{¶ 5} In August 2018, the trial court granted Evans's motion to withdraw his guilty plea based on actual innocence. After a hearing and reviewing affidavits, the trial court found that Wright-Scott testified consistently with his affidavit that he and he alone shot Glasear and that his testimony was consistent with other proffered evidence. In granting the motion to withdraw his guilty plea, the original charges and the original bond revived. State ex rel Cola v. McFaul, 109 Ohio App.3d 203, 671 N.E.2d 1316 (8th Dist.1996). After denying a motion to reduce bond, the trial court explicitly reaffirmed the $1, 000, 000 bond in a March 28, 2019 journal entry. Evans now brings this habeas corpus action to contest the bond's propriety.

         {¶ 6} The principles governing habeas corpus in these matters are well established. Under both the United States and Ohio Constitutions, "excessive bail shall not be required." If the offense is bailable, the right to reasonable bail is an inviolable one that may not be infringed or denied. In re Gentry, 7 Ohio App.3d 143, 454 N.E.2d 987 (6th Dist.1982), and Lewis v. Telb, 26 Ohio App.3d 11, 497 N.E.2d 1376 (6th Dist.1985). The purpose of bail is to secure the attendance of the accused at trial. Bland v. Holden, 21 Ohio St.2d 238, 257 N.E.2d 397 (1970).

         {¶ 7} In Ohio, the writ of habeas corpus protects the right to reasonable bail. In re Gentry. A person charged with the commission of a bailable offense cannot be required to furnish bail in an excessive or unreasonable amount. In re Lonardo, 86 Ohio App. 289, 89 N.E.2d 502 (8th Dist.1949). Indeed, bail set at an unreasonable amount violates the constitutional guarantees. Stack v. Boyle, 342 U.S. 1, 72 S.Ct.1, 96 L.Ed. 3 (1951). Pursuant to Crim.R. 46, in determining what is reasonable bail, the court must consider all relevant information including but not limited to, the nature and circumstances of the offense charged, the weight of the evidence, the accused's history of flight or failure to appear at court proceedings, his ties to the community, including his family, financial resources and employment, and his character and mental condition. After weighing these factors, the trial judge sets the amount of bail within its sound discretion. The discretion to set bail also permits the trial court to change bail as circumstances warrant. Hardy v. McFaul, 8th Dist. Cuyahoga No. 84495, 2004-Ohio-2694. In a habeas corpus action to contest the reasonableness of bond, this court must determine whether the trial court abused its discretion. Jenkins v. Billy, 43 Ohio St.3d 84, 538 N.E.2d 1045 (1989); In re Gentry; Lewis; and In re Green, 101 Ohio App.3d 726, 656 N.E.2d 705 (8th Dist.1995).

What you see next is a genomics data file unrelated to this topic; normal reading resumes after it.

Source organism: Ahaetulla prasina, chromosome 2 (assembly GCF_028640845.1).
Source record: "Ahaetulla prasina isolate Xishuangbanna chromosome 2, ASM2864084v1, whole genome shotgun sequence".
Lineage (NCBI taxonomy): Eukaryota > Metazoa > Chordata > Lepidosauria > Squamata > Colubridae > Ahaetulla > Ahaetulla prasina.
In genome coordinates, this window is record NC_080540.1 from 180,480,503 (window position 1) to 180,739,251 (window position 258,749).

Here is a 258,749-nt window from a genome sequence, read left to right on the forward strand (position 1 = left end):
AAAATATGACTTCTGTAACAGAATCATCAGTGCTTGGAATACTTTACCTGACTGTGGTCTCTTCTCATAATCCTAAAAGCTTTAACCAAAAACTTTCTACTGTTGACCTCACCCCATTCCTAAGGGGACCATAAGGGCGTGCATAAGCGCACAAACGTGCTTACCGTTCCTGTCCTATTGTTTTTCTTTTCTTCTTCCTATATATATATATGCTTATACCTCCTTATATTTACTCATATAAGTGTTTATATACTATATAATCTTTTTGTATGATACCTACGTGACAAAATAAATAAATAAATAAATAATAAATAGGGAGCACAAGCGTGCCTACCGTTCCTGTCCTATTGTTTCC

{¶ 8} As the Supreme Court stated in Stack, "This traditional right to freedom before conviction permits the unhampered preparation of a defense, and serves to prevent the infliction of punishment prior to conviction. Unless this right to bail before trial is preserved, the presumption of innocence, secured only after centuries of struggle, would lose its meaning." Stack at 4-5.

         {¶ 9} In the present case, this court concludes that the trial court did not abuse its discretion in setting bail. The charges of aggravated murder, murder, and aggravated robbery are very serious and could lead to a life sentence. Moreover, Evans confessed to killing Glasear and pled guilty. Nor would the trial court be amiss in concluding that spending many years in prison would create a great temptation to abscond and never return.

         {¶ 10} Moreover, the courts have upheld $1, 000, 000 ...